11 Community Outreach tips for Aboriginal Recruitment

April 10, 2015

This is the second part in our series on best outreach practices for recruitment of Indigenous Peoples. In the first part Community Engagement for Aboriginal Recruitment we shared some tips and suggestions on some activities an organization should consider prior to initial contact with the community/ies. Due diligence activities such as researching the history, culture, issues, challenges and protocols of the community/ies with which you want to engage for recruitment will prepare you well and help you avoid embarrassing engagement mistakes. By taking the time to do this, you will be aware of cultural protocol for meetings, and you will be aware that the protocol for one community may be different from that of another.Fortis-artwork-Bob-JosephRecognize that relationships with Indigenous communities take time to build and efforts must be made to maintain them.  


  1. Use caution introducing your goals at the first meeting, let the relationship grow and develop naturally. Many Indigenous leaders are inundated with requests and demands on their time that they simply may not have the capacity to respond to within the European version of a “timely manner.” Don’t add to this burden.

  2. A genuinely respectful interest in the history, culture, worldview, challenges and goals is a very good way to build a bridge to understanding - leave your assumptions behind, ask questions, and don’t assume you know how to “fix” the challenges. Adopting a "What you people shoud do" attitude will get you into trouble. There's a history here.

  3. Invest in the time required to earn the reputation as a positive, trustworthy organization. Consider attending their community events and public Indigenous events such as pow wows, round dances, canoe racing events, Christmas dinners, fundraising galas, and

    National Aboriginal Day celebrations.

  4. Sponsoring events is a great investment but just throwing money at an event is hollow and will be viewed as such. Ensure someone from your organization attends the events you sponsor, and know that the higher up the corporate ladder the attendee is, the greater return you will generate on your investment of time and money.

  5. If you really want your organization to shine and show the world that you are there for the long term, consider working with the First Nation on whose traditional or treaty territory your business is sitting to formulate an arrangement that would allow you to display their logo on your building and in your marketing material. 

  6. Commissioning an artist from that community to create a piece of art or installation for your business. Please be aware that you should work with an artist from the community or you will be inviting unnecessary grief if you use an artist from outside the community. (photo is of art installation in front of FortisBC headquarters in Burnaby, BC)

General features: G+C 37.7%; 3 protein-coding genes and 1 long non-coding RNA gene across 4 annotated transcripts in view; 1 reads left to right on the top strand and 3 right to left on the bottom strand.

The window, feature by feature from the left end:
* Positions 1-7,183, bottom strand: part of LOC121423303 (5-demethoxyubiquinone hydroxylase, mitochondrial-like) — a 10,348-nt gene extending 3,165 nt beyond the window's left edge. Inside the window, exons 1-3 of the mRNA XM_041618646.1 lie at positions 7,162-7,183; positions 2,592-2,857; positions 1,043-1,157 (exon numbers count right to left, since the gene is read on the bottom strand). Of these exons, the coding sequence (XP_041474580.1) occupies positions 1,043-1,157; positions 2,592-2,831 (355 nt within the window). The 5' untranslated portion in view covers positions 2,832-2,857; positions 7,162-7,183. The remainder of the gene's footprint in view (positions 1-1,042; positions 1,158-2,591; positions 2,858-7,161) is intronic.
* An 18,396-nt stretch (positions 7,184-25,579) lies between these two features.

7. As part of your engagement with Indigenous communities, ask if there is someone, an Elder perhaps, who could work with your organization to assist with outreach for recruitment and be involved in creating and monitoring your recruitment, retention and advancement programs. If you earn the trust and respect and buy-in of an Elder, you are well on your way to being a business that will be successful in recruiting people from that community. Also, consider contacting Aboriginal Skills Employment Training agreement holders and employment councilors.

  8. As telecommunications infrastructure reaches more remote communities, social media is surging as a means of communication. Reach out with your job opportunities, career fairs, bursaries etc via facebook as that is the leader in social media platforms popular with Indigenous people.

  9. Visit band offices in person and ask if you can add your job openings on their notice boards. Create an engaging advertisement that clearly states the job and the requirements. Include something like “if this job is not for you, please visit us to see if we have one that fits with your skills and interests. We have a great work environment”. Don’t include a testimonial from an Indigenous employee because there may be an existing relationship with that person and if it is not positive, you will have lost that community as a source of workers.

  10. Increase senior staff attendance at Indigenous community events and job fairs to demonstrate commitment from the top to Indigenous communities and staff.

  11. Arrange for community leaders to visit your site; provide transportation and lunch.

 

Here's a free ebook download you may find handy when working with Indigenous Peoples. 

 

tips-what-no-to-say-to-Indigenous-Peoples

 

Topics: Indigneous Recruitment and Retention

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